The Philistines originated from the loins of Ham, who was one of Noah‘s three sons. This just illustrates the point that a person can be born into a Godly home, a 16

Godly name, have the promise available to them to have a right relationship with God, and instead choose a life orrebellion; and after a few generations, what held so much potential has now drifted so far that they are recognized now as STRANGERS to God‘s Torah! Selah. So Isaac moves down to the Vally of Gerar. He puts a little space between him and them and sets down a ways from them. The greed of Esau, the lack or honor and respect, responsibility. The envy of the Philistines. These characteristics are of a wicked spirit that only creates strife and division between man and God and his fellow man. Greed and envy are the kind of character traits that make a person fill in wells that first of all never belonged to them in the first place, and then fill them up with dirt so that no one else could be blessed by them! So Isaac illustrates what we too must do in our daily lives. If we want to allow The Spirit of The Living Elohim to fill us up, then we must carve those things out that would hinder Him from filling us up. The word for well is

‫באר‬ ‫באר‬

= Beêr, S#H875, a pit, especially a well, from S#H874

= Bâ’ar, baw-ar’; to dig; by analogy to engrave.

But when Isaac's servants dug in the valley and found there a well of flowing water! (Gen 26:19 NAS)

‫ מים חי‬Mayim Chai!
Living water was the result of searching out Isaac’s Father’s wells! We would do well—to seek the well of The Father’s word. As we seek, and carve it out we too will find that He in carving upon our hearts to fill us up with His Living Torah, Yeshua Messiah! 17

 Jeremiah 2:13 "For my people have committed two evils: they have abandoned me, the fountain of living water, and dug themselves cisterns, broken cisterns, that can hold no water!  Jeremiah 17:13 Hope of Isra'el, Adonai! All who abandon you will be ashamed, those who leave you will be inscribed in the dust, because they have abandoned Adonai, the source of living water.  John 7:38 Whoever puts his trust in me, as the Scripture says, rivers of living water will flow from his inmost being!" We All Have a Responsibility to dig the Wells!  As we dig we find living water  We find our heritage in the wells of living water  Avraham and Yitzchak have taught us how to hold on to the covenant promises;  Even in famine  Even when all those around you fight with you  Even when no one has anything good to say about you  Even when the world around you is pagan  Hold on to the promise  When we trust YHWH and obey Him, it is evidence of our love for Him Contention, Hostility, and finally Relief!!! The Last Well Isaac calls Broad Places. The word in Hebrew is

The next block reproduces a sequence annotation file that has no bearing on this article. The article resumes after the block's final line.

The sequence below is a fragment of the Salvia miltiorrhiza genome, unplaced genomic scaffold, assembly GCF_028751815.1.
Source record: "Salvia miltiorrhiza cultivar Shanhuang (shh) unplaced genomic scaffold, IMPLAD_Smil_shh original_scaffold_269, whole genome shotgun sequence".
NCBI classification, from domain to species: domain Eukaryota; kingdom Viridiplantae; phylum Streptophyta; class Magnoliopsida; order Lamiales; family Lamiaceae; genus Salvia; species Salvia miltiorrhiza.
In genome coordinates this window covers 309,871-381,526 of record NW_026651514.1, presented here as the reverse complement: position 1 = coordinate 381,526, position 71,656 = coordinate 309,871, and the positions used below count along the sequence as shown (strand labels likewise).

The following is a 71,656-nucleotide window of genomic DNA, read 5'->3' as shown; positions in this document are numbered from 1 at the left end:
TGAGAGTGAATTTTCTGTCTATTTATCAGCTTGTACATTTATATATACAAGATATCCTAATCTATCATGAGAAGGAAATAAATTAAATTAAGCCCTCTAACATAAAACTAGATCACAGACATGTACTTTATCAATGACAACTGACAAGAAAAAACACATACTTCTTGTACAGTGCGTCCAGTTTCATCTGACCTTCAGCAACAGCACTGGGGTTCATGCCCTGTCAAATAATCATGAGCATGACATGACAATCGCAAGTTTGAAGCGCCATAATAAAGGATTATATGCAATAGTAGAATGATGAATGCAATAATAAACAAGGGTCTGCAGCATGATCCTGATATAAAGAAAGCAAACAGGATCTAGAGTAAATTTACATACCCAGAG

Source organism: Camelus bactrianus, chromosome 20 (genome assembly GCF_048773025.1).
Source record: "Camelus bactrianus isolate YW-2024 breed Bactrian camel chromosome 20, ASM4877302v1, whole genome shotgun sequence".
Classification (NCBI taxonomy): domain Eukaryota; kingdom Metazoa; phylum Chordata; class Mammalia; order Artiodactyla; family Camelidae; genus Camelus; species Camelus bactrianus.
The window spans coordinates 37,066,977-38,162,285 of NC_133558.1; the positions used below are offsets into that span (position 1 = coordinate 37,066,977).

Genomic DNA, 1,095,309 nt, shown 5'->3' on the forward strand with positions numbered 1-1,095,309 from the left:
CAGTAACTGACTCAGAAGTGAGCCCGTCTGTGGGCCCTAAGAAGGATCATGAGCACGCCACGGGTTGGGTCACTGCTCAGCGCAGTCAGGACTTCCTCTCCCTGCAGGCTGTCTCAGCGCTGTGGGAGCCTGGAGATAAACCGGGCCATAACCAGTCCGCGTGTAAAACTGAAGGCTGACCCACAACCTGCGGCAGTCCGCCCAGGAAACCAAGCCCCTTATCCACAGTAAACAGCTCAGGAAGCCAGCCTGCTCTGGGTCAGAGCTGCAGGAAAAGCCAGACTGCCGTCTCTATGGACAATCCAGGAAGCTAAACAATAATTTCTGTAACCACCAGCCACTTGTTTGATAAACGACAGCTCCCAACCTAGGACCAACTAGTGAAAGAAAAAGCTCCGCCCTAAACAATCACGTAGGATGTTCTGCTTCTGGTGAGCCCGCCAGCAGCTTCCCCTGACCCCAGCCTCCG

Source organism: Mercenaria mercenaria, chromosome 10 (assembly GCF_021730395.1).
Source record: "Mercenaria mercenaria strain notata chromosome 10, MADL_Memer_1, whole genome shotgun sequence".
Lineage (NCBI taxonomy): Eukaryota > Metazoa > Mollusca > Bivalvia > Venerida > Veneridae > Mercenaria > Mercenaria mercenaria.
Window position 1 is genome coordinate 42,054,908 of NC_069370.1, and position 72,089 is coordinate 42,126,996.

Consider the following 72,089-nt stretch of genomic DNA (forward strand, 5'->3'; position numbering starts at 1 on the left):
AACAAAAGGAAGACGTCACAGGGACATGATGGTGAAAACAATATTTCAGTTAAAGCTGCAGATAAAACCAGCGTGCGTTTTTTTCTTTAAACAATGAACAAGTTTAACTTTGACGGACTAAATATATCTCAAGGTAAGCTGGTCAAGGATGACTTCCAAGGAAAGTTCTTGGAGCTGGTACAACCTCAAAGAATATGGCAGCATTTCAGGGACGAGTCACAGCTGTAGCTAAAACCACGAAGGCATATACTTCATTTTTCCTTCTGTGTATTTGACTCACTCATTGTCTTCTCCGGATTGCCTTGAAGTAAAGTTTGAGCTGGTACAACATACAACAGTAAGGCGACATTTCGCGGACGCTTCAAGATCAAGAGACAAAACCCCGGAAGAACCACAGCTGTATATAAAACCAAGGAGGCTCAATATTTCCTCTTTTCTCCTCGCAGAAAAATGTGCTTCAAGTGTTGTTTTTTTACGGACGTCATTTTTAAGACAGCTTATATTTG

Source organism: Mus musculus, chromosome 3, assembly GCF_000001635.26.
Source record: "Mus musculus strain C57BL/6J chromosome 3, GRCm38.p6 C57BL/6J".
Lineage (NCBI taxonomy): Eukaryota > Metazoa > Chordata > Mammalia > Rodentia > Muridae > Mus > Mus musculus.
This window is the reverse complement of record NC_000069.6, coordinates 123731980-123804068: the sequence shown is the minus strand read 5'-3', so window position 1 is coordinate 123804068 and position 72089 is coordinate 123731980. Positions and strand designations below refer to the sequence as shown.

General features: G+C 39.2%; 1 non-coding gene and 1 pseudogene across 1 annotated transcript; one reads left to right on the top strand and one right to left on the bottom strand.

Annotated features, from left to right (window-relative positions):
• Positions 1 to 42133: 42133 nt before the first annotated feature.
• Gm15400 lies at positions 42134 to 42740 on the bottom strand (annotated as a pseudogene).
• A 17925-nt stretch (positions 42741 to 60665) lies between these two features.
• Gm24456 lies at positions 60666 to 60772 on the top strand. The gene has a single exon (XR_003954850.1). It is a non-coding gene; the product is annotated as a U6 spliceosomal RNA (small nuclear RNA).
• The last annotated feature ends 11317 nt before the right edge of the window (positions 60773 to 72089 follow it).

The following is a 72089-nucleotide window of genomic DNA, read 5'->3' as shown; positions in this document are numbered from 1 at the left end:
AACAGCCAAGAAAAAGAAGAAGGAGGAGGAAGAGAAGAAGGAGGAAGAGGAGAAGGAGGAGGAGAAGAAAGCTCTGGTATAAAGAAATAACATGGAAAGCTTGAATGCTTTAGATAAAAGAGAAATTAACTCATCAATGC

‫רחבת‬ ‫רחב‬

=Rechôbôth, S#H7344, Streets, from S#H7337

=râchab, S#H7337, to broaden, enlarge, wide, make room. 18

 Sometimes in our search for truth, we will come against forces that will attempt to discourage us. Like we find with Abimelech, they were jealous of Isaac’s wealth.  Sometimes we will find people will come against us because they identify that we are walking a Torah obedient lifestyle. Such truth demonstrated by our conduct and behavior will at times draw the negative attention of those who like Esau think a person foolish for walking in the footsteps of eternity.  But as we found out, Esau—the man of the here and now and living for the moment, lost the greatest treasure he could have ever possessed—the Birthright, the Blessing of The Firstborn! Chapter 27: The Blessings on the FirstBorn Much discussion can be made over this chapter, suffice it to say, this will have to be studied out further when more time is available. The Sages contend that Rebekah did not tell Isaac about the prophecy foretold her about Jacob becoming the one to have the birthright, because she assumed since Isaac was a prophet that He had to have known… When Isaac had grown old and was ready to give the blessing to Esau, Rebekah realized that Isaac was unaware, and also unaware that Esau had already sold his birthright to Jacob. This in mind, Rebekah made the decision rather than to tell Isaac then about the prophecy, she would devise the ruse out of fear that if she told him, then he would withhold blessing Esau, but not necessarily bless Jacob either. The fact is GOD had already spoken the right of the firstborn over Jacob. So when we read of Esau coming in to His father’s room bringing freshly prepared game and missing the blessing, we feel some tinge of sympathy. But in truth, let us not forget! ESAU DESPISED THE BIRTHRIGHT!!!! 19